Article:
Ghosts of the past: Mesmerio Seance

1st June 2024. Reading Time: 4 minutes General, Ghosts Of The Past. 1110 page views. 0 comments.

In this series, I take a look at some historical accounts of ghostly encounters published in newspapers. In this edition, we visit a Melbourne seance where the practice of mesmerism was on display. Before we dive into the article, we first need to look at a brief history of mesmerism.

In this series, I take a look at some historical accounts of ghostly encounters published in newspapers.  In this edition we visit a Melbourne seance where the practise of mesmerism was on display. 


Before we dive into the article, we first need to look at a brief history of mesmerism. 

Image Source: Public Domain

Friedrich Anton Mesmer was known for coining a somewhat controversial theory called Animal Magnetism.  It was thought to be an unknown force that influences human beings.  Mesmer claimed that the life energy of a human itself was a type of magnetic fluid.  This fluid is then influenced by the gravity of celestial objects, much in the same way the gravitational pull of the moon influences high and low tides with the ocean.  He felt that other invisible forces such as magnetism could have a similar effect on humans.

He claimed that if a person’s life energy was not properly balanced, it could cause them to become ill.  As a physician, he began using magnets to restore balance to the life field of his patients.  After some time, he stopped using magnets and thought he could instead use the magnetic force from his own body by either waving his hands over his patient or by placing them onto the patient’s body.  He soon advanced to circle work where a group of patients would sit in a circle with Mesmer leading, who was dressed in a purple robe using a metal rod to help heal his patients.


While Mesmer claimed to be able to see what some described as remarkable results, in 1784, French King Louis XVI formed an official committee to assess the scientific claims of Mesmer.  The committee which included notable names such as Benjamin Franklin decided that there was no evidence to suggest that Mesmer’s theory on magnetism was behind the results and was more due to the imagination of the patients involved.

While the animal magnetism theory is questionable today, it was Mesmer’s methods that laid the foundations for future work on hypnotism, suggestion and placebos, so maybe it is not as crazy as it was made out to be?  In some ways, a belief in mesmerism influenced the emergence of telepathy.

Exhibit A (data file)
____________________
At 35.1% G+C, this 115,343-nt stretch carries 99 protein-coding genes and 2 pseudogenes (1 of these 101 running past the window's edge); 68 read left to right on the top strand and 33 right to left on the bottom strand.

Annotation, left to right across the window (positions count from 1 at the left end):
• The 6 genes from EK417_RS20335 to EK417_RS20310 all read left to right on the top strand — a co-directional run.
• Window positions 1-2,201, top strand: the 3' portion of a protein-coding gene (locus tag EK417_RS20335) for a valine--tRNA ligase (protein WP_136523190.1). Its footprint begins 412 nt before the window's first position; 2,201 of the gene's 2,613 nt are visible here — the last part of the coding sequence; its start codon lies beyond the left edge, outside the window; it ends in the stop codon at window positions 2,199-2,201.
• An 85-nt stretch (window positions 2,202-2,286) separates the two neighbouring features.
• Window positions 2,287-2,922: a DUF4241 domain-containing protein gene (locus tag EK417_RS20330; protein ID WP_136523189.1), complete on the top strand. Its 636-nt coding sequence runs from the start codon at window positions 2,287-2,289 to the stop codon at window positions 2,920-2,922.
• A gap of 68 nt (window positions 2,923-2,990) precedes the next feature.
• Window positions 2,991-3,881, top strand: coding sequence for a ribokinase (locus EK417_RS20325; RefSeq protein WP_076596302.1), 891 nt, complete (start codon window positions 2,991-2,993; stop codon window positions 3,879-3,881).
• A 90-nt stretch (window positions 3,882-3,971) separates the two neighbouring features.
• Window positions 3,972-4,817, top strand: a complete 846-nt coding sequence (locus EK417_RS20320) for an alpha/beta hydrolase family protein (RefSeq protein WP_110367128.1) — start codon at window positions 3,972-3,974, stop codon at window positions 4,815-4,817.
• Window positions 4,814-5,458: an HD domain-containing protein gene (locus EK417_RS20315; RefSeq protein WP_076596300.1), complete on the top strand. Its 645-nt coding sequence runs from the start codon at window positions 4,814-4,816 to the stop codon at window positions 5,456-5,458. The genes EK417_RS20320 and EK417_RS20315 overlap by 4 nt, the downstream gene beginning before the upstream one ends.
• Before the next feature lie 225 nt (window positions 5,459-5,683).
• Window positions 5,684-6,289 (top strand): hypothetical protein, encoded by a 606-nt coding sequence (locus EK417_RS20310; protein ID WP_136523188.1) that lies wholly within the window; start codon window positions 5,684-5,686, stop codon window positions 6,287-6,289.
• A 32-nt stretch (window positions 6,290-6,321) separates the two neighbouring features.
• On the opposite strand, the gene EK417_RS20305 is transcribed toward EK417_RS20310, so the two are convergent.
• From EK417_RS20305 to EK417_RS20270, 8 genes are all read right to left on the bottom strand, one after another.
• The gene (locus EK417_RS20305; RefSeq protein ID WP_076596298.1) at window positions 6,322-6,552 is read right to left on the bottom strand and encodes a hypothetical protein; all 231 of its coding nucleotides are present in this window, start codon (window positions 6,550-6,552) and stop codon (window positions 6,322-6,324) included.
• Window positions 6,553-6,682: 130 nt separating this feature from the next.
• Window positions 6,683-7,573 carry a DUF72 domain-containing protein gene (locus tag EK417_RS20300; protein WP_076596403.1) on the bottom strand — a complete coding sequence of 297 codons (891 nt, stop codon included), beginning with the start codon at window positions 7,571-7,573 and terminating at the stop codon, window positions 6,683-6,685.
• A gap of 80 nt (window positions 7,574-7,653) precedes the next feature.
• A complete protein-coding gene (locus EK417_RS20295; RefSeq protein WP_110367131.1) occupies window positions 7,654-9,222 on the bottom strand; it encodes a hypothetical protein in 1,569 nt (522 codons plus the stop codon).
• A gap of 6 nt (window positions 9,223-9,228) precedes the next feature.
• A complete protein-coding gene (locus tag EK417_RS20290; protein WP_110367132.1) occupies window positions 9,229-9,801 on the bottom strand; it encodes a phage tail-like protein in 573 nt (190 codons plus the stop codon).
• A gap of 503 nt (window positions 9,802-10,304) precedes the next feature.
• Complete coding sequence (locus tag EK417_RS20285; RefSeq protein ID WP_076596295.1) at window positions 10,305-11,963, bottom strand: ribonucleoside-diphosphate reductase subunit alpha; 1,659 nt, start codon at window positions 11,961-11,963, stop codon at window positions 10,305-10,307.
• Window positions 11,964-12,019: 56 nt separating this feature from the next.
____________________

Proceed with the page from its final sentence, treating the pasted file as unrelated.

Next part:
Mesmerio Seance

The following article was published 8th May 1889 In the Adelaide Advertiser

In accordance with a request made by Mr. Kennedy a large number of medical menattended a special seance on Friday last, says the Melbourne Evening Standard, The body of the ball was well filled, and amongst those present was the acting Governor. Sir William P. Robinson. From those present a committee was selected, amongst whom were the following gentlemen :—Drs. Lloyd , Ryan, Crowther, Jamison, Llewellyn, Hewelett, Barker, Day, MacMullen, Robinson, Ussher and Meyer.
Seven subjects were then introduced to the audience, and Mr. Kennedy commenced his experiments as at the evening entertainments, the doctors following closely all his movements. The pulses of the mesmerised subjects were frequentiy examined, which, with some, registered 120 attunes. By their direction needles were thrust in various
parts of the body without the slightest sign of pain, and other severe tests, such as the fingering of the eyeball and the passing of lights before the eyes, were adopted by the doctors. The eyes of the subjects were found to be slightly sensible; to touch, and this, Mr. Kennedy explained, he was never fully able to control. Some interesting experiments were given with subjects in cataleptic trances, whom the doctors also examined closely. Mr. Kennedy showed his power over his subjects by administering powerful drugs—in one mutation about six times the ordinary dose of balsam copaiva, and also large quantities of quinine. These drugs were taken without any visible effect, whilst the subjects were made to take a concoction of salt, cayenne pepper, cod liver oil, and kerosine oil with apparent relish, nausea in this case being brought about at the will of the mesmerist, At the conclusion of the seance Dr. Lloyd, on behalf of the committeemen, stated that they were perfectly satisfied with the experiment, and that the performance had been given with good faith, without any shaming whatever. A vote of thanks was then given Mr. Kennedy and the proceedings closed.

What I find personally disturbing about this account is the use of drugs, fingering of eyeballs and administration of needles.  While all the participants were obviously willing, one would have to assume such activities certainly wouldn't be allowed to happen in today's day and age.  

So what do you think about mesmerism?  Is it an act of telepathy or just a very strong power of suggestion?


Psychical Research by W.F. Barrett, F.R.S. Professor of experimental physics in the Royal College of Science For Ireland, 1873-1910

Hypnosis, telepathy, personal magnetism, personal influence by Elmer E Knowles 1026

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